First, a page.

The jury is out: Examining what 8+4 really equals

March 2, 2016 by The Williams Record Editorial Board

Given the increase in honor code infractions over the past few years, the 8+4 Honor Code Referendum is a well-intentioned yet potentially ineffective step toward increasing transparency and student accountability in the honor and discipline process.

The goals of the referendum are undeniably important: It is vital to the academic and personal health of the student body that the honor and discipline process is an active part of student life. By exposing a rotation of students, who might otherwise never have seen the honor code in action, to how the Honor and Discipline Committee (HDC) works, the referendum may spur conversations about the honor code between students. Students who participate, which will be a significant portion of the student body, will gain a more nuanced understanding of how the honor code works, as well as exposure to a process that has previously been shrouded in mystery. If properly implemented, the jury duty-like nature of the referendum may instill a sense of accountability for the honor and discipline process in the entire student body.

Nonetheless, the vagueness of the referendum leaves many questions unanswered about the specifics of the process. Considering this lack of clarity and precedent, College Council and the HDC should revisit 8+4 and evaluate its performance after two or three years. If the intention is purely an informational effect, there are other ways that information about the honor code could be disseminated throughout campus, including engaging first-years during First Days or weaving it into the new Sophomore Year Experience program. The latter may be particularly fitting, as the HDC tends to hear cases involving sophomores more than any other class.

Additionally, the inclusion of four extra people per hearing has the potential to lead to breaches of confidentiality. While the large majority of students is unlikely to share the details of cases with others outside the committee, especially since the student body as a whole is cognizant of the importance of privacy in the honor and discipline process, it is impossible to account for every student. By the numbers alone, the referendum would increase the chance of a violation of confidentiality.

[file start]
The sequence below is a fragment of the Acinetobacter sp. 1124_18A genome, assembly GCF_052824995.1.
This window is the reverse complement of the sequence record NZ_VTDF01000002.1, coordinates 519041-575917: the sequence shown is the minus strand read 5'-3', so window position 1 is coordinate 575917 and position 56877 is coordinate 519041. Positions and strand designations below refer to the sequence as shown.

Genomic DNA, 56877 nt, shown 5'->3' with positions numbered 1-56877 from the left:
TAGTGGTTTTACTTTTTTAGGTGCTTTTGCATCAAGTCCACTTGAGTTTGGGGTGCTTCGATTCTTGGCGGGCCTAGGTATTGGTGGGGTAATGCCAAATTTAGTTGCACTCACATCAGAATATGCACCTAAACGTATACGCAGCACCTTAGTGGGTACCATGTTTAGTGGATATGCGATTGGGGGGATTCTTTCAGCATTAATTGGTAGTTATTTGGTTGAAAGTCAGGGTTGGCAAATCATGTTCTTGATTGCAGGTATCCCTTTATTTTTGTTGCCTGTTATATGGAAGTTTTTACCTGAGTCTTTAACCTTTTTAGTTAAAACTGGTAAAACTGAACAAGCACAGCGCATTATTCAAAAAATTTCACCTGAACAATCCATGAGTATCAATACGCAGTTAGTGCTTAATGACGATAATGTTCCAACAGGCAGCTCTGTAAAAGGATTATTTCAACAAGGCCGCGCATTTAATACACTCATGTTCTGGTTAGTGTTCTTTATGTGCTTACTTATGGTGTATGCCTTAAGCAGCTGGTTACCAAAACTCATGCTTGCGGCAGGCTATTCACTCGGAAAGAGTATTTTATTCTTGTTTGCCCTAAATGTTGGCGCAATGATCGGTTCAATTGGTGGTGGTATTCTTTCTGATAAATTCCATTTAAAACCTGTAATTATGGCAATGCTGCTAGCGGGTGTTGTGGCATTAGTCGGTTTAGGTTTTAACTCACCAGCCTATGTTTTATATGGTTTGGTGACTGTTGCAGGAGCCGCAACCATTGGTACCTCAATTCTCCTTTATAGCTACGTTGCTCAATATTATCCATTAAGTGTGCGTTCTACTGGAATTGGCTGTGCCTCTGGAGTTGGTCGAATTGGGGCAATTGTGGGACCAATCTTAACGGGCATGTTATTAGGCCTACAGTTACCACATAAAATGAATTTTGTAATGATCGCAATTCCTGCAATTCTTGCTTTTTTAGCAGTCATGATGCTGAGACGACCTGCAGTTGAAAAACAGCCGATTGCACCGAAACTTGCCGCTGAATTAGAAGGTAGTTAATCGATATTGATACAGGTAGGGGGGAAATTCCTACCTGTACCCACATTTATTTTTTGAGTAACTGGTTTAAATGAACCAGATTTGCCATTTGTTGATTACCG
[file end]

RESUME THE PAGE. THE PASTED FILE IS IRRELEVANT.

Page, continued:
The focus of the HDC should be on producing the fairest result for the student on trial, but adding temporary students may not further this goal. Temporary members may not have as strong of a grasp of the honor code and are unlikely to have much to go on in the way of precedent. As such, they may feel overwhelmed by the more numerous and experienced voices of the permanent members. If the temporary members feel overshadowed by the permanent members, they may be inclined to agree with what permanent members think, which means that the temporary members would not contribute towards producing the fairest decision. However, if temporary members do take a more active role, their unfamiliarity with precedent may jeopardize the consistency of decisions, which could also be problematic as it is only fair that similar cases produce similar decisions.

The honor code is an under-appreciated part of campus life. It allows for many privileges that students are accustomed to taking for granted, such as take-home exams. As such, the whole student body should be concerned with the way the HDC functions and should take advantage of the opportunity to sit on the committee if offered. It is a promising sign that there was sufficient voter turnout for the referendum to pass in the first place. It remains to be seen if the referendum will make a real difference in the community, or if it will be simply another ineffective step toward a vague notion of transparency.

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